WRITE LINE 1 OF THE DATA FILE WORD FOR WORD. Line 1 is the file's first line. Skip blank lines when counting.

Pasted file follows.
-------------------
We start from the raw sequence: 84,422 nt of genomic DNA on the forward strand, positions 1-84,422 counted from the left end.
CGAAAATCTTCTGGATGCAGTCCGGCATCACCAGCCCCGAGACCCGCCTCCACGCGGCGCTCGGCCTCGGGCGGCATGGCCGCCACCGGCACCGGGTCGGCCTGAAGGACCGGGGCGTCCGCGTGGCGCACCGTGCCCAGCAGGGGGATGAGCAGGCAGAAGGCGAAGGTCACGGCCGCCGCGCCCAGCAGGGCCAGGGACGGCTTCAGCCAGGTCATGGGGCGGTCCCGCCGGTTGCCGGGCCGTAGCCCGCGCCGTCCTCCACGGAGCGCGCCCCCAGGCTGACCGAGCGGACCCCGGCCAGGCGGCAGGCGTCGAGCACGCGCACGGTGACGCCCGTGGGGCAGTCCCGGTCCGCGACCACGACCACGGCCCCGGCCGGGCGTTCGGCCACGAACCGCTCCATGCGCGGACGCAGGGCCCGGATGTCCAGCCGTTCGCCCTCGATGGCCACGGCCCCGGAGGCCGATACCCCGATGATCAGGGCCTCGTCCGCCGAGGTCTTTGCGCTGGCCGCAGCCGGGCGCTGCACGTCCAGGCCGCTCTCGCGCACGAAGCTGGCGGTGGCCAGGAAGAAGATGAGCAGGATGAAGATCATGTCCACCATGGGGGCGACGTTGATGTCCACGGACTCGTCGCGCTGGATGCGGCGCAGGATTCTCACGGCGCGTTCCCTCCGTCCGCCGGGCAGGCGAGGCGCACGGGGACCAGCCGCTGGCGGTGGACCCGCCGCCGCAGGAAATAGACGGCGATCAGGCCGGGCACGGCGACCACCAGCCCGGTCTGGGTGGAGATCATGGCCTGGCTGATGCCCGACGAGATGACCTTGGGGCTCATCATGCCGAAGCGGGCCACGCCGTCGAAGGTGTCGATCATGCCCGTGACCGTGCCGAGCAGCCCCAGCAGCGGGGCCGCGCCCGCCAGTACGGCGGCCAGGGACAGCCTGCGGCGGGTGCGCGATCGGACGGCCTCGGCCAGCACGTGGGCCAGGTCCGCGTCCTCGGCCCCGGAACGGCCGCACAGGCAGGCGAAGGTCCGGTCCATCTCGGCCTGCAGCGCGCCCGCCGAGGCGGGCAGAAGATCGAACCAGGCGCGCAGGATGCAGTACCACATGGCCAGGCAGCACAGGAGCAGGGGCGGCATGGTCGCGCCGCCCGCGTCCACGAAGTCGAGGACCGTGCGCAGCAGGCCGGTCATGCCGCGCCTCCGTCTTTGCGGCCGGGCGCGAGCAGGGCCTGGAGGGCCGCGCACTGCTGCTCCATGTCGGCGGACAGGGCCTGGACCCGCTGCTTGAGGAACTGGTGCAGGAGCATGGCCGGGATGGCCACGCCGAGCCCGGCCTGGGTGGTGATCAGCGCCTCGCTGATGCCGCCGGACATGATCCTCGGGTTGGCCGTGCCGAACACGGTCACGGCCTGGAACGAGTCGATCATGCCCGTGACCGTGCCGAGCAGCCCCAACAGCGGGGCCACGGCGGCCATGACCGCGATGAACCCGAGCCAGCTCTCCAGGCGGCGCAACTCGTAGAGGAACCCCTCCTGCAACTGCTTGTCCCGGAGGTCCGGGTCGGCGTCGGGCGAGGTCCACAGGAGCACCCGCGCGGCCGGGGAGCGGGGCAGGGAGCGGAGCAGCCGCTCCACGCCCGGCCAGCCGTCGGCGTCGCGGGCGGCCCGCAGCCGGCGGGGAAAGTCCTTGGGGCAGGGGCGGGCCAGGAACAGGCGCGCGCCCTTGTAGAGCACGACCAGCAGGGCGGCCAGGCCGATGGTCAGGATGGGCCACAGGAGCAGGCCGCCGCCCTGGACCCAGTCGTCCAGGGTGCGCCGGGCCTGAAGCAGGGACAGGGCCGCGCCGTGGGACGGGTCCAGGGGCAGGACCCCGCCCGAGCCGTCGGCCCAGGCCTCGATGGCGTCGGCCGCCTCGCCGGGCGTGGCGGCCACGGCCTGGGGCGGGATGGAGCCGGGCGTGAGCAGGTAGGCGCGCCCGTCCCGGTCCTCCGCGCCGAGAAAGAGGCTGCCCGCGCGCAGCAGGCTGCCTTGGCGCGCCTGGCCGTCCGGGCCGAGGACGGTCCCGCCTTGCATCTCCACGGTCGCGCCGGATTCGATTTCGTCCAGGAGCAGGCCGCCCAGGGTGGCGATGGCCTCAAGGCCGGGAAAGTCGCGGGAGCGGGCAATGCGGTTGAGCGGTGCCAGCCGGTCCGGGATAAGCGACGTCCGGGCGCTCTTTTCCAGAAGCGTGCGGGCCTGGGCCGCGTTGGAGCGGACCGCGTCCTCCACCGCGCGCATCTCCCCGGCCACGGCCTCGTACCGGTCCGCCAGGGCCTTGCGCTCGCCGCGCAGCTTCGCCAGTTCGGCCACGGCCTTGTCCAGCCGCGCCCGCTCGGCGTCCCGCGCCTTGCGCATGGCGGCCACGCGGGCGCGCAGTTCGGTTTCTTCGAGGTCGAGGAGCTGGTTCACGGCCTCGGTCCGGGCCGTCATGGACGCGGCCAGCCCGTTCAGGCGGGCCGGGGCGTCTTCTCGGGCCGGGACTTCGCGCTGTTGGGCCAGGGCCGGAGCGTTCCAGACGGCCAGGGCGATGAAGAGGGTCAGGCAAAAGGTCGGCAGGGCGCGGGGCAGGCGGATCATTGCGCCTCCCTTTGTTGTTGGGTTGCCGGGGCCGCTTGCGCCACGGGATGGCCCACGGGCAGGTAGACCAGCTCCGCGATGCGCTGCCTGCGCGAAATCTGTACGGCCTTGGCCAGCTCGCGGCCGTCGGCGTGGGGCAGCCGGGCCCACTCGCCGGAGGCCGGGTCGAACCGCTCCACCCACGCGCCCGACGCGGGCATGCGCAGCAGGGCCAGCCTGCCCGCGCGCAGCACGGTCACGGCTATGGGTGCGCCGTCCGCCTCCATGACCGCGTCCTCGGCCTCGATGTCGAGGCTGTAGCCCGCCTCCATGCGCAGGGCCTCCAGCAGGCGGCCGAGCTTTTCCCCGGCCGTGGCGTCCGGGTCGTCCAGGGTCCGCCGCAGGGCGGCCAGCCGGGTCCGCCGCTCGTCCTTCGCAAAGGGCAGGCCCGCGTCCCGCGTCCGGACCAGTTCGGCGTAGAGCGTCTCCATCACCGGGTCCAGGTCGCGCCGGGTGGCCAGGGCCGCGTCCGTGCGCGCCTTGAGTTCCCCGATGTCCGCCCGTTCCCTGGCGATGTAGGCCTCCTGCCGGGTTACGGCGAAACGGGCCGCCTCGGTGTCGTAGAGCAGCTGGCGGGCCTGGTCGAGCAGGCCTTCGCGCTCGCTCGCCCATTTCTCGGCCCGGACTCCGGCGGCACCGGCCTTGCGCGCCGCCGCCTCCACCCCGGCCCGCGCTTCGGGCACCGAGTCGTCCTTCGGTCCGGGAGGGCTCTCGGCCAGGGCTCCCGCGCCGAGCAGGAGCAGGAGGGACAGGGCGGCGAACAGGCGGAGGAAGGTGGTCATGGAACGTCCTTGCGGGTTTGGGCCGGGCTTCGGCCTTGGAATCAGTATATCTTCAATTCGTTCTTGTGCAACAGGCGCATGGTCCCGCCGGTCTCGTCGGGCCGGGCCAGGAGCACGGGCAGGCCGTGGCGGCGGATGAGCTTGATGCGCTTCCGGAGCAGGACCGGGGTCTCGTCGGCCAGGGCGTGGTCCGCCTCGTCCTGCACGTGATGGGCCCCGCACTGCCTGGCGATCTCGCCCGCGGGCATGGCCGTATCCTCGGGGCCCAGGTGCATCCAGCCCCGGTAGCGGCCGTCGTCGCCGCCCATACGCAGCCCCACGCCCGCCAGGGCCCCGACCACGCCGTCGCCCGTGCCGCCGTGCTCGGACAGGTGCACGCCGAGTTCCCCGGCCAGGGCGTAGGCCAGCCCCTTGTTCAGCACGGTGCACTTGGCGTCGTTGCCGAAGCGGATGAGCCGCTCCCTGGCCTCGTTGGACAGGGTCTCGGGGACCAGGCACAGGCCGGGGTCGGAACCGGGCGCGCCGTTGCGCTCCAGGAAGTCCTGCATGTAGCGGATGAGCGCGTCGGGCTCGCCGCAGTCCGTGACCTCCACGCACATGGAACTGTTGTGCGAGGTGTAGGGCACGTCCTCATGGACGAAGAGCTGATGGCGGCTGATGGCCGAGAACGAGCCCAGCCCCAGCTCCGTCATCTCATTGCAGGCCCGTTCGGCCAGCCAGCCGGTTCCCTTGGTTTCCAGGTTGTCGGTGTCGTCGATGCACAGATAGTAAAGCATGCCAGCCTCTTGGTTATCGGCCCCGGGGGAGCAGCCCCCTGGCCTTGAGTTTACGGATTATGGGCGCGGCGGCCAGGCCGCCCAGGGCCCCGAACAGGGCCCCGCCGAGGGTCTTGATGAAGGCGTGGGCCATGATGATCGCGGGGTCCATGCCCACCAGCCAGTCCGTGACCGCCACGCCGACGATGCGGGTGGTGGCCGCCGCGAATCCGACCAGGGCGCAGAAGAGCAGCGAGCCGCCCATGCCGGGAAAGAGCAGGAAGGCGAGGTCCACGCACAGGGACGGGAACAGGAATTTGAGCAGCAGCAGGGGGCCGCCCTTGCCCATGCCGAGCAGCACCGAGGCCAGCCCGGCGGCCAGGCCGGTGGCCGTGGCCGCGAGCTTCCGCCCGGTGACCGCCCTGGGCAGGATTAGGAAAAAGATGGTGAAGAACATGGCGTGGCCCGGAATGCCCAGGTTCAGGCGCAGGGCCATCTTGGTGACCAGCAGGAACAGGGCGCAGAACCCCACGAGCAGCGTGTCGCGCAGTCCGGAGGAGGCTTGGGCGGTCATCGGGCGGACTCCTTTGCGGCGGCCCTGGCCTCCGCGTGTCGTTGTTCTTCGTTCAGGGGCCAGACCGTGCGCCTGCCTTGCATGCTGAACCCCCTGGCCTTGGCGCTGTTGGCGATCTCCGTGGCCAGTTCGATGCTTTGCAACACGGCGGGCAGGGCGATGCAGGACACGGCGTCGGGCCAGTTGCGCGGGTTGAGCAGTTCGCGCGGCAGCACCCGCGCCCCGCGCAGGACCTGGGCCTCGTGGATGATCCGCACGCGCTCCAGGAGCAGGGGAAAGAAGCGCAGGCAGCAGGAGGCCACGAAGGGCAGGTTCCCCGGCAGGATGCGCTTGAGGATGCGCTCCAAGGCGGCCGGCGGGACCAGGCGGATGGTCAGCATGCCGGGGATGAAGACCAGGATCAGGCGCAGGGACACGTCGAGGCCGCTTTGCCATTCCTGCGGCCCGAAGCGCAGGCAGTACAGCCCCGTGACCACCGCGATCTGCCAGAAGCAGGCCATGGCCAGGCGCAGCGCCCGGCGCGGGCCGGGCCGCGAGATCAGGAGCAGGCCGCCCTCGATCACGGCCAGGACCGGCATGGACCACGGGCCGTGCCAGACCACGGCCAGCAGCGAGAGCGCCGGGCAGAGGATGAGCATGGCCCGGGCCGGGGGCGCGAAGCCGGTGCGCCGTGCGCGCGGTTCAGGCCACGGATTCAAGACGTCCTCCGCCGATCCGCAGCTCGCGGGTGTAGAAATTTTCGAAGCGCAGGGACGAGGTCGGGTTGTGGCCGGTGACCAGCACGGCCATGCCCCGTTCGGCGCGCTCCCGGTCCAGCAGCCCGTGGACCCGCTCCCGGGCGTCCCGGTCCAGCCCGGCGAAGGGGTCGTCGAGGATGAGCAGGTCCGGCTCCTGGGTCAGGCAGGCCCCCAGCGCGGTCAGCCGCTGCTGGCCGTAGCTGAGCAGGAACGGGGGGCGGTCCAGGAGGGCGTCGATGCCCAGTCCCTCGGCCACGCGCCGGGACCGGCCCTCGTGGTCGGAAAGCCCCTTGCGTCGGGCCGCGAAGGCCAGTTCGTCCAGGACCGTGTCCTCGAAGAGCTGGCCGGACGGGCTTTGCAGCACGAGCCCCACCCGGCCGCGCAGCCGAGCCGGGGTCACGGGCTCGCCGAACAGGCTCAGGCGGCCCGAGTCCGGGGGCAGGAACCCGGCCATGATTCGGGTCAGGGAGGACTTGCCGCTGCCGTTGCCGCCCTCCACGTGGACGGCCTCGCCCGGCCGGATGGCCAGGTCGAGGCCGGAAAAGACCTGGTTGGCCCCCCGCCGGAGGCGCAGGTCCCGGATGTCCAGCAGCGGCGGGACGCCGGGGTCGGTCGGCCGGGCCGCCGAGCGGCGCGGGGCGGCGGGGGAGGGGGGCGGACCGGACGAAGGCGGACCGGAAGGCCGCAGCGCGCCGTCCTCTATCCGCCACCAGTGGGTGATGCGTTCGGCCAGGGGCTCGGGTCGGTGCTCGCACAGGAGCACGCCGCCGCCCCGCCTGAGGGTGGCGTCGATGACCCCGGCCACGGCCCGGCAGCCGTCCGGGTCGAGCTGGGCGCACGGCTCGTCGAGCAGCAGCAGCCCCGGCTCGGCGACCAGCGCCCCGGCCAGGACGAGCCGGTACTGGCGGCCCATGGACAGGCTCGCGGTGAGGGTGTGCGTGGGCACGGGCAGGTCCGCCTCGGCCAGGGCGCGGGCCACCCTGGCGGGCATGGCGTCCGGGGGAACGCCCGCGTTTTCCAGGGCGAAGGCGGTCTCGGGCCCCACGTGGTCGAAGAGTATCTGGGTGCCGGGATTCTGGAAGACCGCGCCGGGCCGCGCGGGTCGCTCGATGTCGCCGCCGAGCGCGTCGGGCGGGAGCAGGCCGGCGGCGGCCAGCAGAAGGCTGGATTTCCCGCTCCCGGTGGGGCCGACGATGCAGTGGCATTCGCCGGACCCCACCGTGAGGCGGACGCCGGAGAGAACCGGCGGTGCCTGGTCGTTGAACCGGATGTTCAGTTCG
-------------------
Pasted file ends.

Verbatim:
We start from the raw sequence: 84,422 nt of genomic DNA on the forward strand, positions 1-84,422 counted from the left end.